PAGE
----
Aug 31

Why should we care?

The Mets said they understood the importance of this series in Atlanta and the need to sweep to have any chance of making September relevant. The Mets said they were ready. Can you imagine what would have happened had they not have been?

Last night’s dismantling at the hands of the Braves was disheartening not in that they loss, but in the manner in which they were beaten. They didn’t just mail in the game, they used Federal Express. There was a listlessness about them that I hadn’t seen much this summer. We hear how the Mets have their shortcomings, but that they always hustle and play hard.

I didn’t see that last night. I saw a flat team. A team that gave away countless at-bats. A team that in front of its owner, laid down. The Mets played like a team knowing its season is over and will have a new manager next year.

The Mets played without emotion, without passion to the point where it begs the question: If they don’t care why should we?

Feb 13

Feb. 13.10: Looking at Perez.

The Mets spent a lot of time this offseason with Oliver Perez, visiting him once a month at the Fischer Sports Physical Therapy in Arizona. They also checked in on him at his Mexico home.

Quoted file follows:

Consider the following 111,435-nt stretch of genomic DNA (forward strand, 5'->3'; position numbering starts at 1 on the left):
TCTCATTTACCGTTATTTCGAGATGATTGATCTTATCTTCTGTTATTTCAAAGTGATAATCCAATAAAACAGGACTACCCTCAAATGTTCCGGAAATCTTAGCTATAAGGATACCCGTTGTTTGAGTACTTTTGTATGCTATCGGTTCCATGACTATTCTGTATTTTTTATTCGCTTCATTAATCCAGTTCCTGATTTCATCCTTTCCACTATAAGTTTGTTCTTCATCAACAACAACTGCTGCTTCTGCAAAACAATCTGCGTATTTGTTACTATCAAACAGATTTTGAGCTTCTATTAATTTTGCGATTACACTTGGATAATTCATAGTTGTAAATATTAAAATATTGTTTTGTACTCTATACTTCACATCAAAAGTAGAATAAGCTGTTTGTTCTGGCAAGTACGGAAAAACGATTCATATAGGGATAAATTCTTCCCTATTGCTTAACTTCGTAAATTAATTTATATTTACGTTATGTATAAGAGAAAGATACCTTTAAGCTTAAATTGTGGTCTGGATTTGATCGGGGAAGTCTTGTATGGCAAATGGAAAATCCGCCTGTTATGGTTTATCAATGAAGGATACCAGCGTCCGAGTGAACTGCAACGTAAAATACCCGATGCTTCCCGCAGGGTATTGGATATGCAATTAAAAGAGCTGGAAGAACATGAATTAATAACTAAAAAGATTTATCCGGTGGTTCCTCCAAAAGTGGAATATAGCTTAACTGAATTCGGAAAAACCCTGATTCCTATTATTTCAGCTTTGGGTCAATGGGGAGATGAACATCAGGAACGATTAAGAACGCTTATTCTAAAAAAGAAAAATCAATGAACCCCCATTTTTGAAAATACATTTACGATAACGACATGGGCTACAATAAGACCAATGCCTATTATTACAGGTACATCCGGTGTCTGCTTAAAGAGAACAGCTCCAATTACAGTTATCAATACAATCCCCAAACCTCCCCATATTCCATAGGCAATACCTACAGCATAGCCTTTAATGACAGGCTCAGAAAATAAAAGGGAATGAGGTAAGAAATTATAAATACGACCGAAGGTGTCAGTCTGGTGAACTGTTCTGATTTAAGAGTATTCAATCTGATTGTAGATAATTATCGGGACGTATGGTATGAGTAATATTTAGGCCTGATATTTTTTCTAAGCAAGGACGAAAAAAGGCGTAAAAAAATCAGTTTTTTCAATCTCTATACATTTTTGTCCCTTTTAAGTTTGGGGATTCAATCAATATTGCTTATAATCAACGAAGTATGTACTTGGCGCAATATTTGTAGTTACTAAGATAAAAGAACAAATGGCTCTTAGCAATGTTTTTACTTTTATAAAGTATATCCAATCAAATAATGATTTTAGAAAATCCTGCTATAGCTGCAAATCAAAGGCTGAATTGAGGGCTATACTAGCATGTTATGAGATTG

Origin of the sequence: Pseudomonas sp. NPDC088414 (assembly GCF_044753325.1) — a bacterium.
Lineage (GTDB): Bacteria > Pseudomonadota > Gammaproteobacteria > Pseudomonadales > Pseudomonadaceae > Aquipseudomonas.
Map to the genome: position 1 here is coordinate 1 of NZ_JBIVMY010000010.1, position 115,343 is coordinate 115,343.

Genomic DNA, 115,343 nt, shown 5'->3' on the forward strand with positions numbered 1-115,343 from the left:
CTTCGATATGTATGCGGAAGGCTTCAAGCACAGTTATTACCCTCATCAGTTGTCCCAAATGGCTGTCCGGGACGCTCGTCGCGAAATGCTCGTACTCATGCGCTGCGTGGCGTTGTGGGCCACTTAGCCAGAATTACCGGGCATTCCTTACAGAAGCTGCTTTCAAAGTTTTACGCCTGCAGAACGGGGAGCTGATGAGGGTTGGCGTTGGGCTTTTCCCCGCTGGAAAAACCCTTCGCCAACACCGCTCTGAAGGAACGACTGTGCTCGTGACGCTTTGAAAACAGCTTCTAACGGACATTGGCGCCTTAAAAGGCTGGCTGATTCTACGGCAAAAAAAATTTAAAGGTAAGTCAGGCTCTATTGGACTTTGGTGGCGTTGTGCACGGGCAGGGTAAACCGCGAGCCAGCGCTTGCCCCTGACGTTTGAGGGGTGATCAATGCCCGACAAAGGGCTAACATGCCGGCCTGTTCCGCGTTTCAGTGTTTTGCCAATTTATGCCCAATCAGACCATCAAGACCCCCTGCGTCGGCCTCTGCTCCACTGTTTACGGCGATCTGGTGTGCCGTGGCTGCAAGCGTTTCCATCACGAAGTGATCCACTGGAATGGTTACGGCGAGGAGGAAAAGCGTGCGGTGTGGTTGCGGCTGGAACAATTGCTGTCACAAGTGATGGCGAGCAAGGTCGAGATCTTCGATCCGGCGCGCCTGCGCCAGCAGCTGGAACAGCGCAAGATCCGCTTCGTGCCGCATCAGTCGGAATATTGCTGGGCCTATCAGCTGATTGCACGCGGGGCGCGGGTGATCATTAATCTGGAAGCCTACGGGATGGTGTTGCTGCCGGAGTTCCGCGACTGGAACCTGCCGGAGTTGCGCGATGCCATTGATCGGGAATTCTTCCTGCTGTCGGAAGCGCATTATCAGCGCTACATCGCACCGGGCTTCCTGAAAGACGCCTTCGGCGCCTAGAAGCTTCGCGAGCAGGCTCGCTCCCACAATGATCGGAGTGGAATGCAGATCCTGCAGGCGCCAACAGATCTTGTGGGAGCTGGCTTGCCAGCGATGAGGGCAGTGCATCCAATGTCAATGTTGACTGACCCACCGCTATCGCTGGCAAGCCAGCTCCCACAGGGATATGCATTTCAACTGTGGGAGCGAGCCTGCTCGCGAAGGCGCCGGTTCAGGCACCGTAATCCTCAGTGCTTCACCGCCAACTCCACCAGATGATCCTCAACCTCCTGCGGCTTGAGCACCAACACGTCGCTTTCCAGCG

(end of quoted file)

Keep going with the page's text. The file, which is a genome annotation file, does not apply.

Pitching coach Dan Warthen said Perez became lackadaisical and “slipped into cruise mode,” after landing the big contract. He didn’t come into camp in good shape and was set back after the World Baseball Classic.

The Mets are saying Perez has changed, that he’s in good shape and optimistic about this season. You’ll have to excuse me as I’ve heard that refrain before. I wrote the other day of how you could look at Perez and it is true. He’s young, he’s won before, he’s got a great arm – you know, the party line the last three summers.

It’s all true. So to, have been his brain cramps, wildness and inconsistency.

It’s tempting to look at Perez’s shortcomings and think the worst, which I’ve done. I’m not ready to think the best, but I think I’ll look at him this way. If he pitches poorly, which he’s sure to do, I’ll try not to get upset. Instead I’ll try to think, “well, that’s not surprising.”

And, if he pitches well, and that will happen at times, I’ll try to be pleasantly surprised. There should be less anxiety that way.